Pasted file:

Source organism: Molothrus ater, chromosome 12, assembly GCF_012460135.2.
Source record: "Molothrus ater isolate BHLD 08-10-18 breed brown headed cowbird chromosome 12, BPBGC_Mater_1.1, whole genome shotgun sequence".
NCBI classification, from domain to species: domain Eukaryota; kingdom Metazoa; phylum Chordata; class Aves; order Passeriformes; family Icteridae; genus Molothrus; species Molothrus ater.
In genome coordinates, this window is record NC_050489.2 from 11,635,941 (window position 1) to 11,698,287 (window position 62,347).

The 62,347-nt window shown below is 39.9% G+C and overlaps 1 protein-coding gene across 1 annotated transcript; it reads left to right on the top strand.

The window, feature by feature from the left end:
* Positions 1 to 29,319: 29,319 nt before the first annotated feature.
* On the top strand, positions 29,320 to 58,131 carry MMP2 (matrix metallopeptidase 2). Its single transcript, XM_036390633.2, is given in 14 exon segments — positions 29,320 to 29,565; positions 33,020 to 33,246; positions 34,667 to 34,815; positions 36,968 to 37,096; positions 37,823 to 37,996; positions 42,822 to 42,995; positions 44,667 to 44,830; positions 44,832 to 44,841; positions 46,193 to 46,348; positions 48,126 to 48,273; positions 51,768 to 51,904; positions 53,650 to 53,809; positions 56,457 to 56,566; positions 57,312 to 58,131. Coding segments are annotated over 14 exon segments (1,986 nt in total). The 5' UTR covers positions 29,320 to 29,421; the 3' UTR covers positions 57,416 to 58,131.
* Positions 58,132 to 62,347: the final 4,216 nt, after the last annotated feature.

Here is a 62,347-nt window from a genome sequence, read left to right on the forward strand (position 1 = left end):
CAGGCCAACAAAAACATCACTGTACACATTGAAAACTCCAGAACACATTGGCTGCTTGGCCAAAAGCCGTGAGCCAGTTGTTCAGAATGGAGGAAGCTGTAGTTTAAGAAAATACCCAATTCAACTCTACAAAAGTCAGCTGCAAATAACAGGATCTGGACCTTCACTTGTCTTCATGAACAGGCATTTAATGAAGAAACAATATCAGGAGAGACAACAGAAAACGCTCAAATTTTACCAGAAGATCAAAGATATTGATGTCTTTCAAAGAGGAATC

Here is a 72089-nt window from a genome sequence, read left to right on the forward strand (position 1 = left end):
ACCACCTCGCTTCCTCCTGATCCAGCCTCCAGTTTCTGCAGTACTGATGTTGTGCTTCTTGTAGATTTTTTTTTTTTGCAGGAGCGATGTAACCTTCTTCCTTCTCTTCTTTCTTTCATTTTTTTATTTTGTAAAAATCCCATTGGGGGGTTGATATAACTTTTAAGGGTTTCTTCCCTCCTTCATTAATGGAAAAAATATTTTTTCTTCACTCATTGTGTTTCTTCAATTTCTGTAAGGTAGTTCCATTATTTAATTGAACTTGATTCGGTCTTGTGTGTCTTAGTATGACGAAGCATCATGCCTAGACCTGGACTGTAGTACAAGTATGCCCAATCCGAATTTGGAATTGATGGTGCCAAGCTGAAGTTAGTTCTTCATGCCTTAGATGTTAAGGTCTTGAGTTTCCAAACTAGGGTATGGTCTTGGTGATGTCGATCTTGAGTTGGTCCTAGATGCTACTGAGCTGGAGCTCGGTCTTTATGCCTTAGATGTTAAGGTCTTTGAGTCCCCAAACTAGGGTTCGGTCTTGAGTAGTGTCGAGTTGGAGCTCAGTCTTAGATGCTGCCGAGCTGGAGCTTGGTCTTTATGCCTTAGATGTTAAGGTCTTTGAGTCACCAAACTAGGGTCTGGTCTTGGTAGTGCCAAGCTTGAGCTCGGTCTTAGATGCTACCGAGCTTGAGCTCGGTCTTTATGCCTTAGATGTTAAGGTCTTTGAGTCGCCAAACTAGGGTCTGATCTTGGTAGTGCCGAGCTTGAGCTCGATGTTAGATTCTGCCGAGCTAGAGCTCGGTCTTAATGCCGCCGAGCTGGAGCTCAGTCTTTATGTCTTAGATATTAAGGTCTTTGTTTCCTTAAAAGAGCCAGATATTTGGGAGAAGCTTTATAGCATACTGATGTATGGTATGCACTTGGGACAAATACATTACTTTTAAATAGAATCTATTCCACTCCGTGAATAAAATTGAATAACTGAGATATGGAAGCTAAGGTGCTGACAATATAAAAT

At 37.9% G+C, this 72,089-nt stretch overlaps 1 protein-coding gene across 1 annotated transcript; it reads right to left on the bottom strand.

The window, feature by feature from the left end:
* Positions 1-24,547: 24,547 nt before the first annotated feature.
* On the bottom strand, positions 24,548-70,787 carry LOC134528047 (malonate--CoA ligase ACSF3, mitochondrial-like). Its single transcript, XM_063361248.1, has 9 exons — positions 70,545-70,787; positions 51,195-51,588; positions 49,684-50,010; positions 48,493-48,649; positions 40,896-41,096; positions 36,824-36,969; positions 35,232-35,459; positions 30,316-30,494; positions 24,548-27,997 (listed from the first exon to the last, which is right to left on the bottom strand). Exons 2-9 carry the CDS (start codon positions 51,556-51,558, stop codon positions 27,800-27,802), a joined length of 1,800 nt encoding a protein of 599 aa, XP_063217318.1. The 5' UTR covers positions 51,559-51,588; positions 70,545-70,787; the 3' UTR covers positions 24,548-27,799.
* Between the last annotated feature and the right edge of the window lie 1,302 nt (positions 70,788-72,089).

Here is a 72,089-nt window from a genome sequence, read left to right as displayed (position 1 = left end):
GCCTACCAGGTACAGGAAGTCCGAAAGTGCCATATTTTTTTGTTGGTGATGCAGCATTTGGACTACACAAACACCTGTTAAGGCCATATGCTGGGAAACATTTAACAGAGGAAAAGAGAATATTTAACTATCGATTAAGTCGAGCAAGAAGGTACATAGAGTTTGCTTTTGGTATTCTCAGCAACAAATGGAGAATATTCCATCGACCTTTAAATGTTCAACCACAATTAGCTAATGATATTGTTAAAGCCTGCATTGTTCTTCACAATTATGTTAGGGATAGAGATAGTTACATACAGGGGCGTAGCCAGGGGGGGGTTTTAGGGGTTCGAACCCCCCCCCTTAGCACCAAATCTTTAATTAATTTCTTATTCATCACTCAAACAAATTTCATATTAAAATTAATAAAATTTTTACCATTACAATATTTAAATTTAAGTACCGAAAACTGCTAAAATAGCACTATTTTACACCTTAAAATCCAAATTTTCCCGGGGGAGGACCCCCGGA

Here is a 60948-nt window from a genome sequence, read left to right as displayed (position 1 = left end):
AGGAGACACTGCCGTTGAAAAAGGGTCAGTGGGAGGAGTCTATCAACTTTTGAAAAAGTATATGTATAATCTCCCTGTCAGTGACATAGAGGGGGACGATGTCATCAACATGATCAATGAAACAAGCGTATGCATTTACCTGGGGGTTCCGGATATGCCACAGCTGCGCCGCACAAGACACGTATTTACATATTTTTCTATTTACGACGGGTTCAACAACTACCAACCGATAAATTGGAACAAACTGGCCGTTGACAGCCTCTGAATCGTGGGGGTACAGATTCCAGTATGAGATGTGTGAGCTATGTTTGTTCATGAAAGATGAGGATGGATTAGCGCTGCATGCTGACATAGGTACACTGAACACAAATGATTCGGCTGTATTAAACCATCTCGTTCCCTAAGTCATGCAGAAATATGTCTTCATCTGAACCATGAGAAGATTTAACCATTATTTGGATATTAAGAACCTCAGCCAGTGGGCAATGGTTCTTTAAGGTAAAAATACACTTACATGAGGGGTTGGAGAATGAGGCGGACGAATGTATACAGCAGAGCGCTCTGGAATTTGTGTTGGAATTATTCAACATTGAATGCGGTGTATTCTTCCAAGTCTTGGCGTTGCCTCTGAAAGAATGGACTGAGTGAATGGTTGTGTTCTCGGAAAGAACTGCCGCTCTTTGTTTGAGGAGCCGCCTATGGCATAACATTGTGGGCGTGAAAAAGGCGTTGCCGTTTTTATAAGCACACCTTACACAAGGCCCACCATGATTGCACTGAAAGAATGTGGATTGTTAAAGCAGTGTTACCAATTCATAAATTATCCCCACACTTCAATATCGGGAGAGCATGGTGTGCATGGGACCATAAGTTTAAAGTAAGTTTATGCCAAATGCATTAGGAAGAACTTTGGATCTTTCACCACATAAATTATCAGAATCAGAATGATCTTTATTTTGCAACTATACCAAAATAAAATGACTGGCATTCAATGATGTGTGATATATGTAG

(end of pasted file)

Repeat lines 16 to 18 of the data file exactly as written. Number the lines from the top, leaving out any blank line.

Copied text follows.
* Positions 1-24,547: 24,547 nt before the first annotated feature.
* On the bottom strand, positions 24,548-70,787 carry LOC134528047 (malonate--CoA ligase ACSF3, mitochondrial-like). Its single transcript, XM_063361248.1, has 9 exons — positions 70,545-70,787; positions 51,195-51,588; positions 49,684-50,010; positions 48,493-48,649; positions 40,896-41,096; positions 36,824-36,969; positions 35,232-35,459; positions 30,316-30,494; positions 24,548-27,997 (listed from the first exon to the last, which is right to left on the bottom strand). Exons 2-9 carry the CDS (start codon positions 51,556-51,558, stop codon positions 27,800-27,802), a joined length of 1,800 nt encoding a protein of 599 aa, XP_063217318.1. The 5' UTR covers positions 51,559-51,588; positions 70,545-70,787; the 3' UTR covers positions 24,548-27,799.
* Between the last annotated feature and the right edge of the window lie 1,302 nt (positions 70,788-72,089).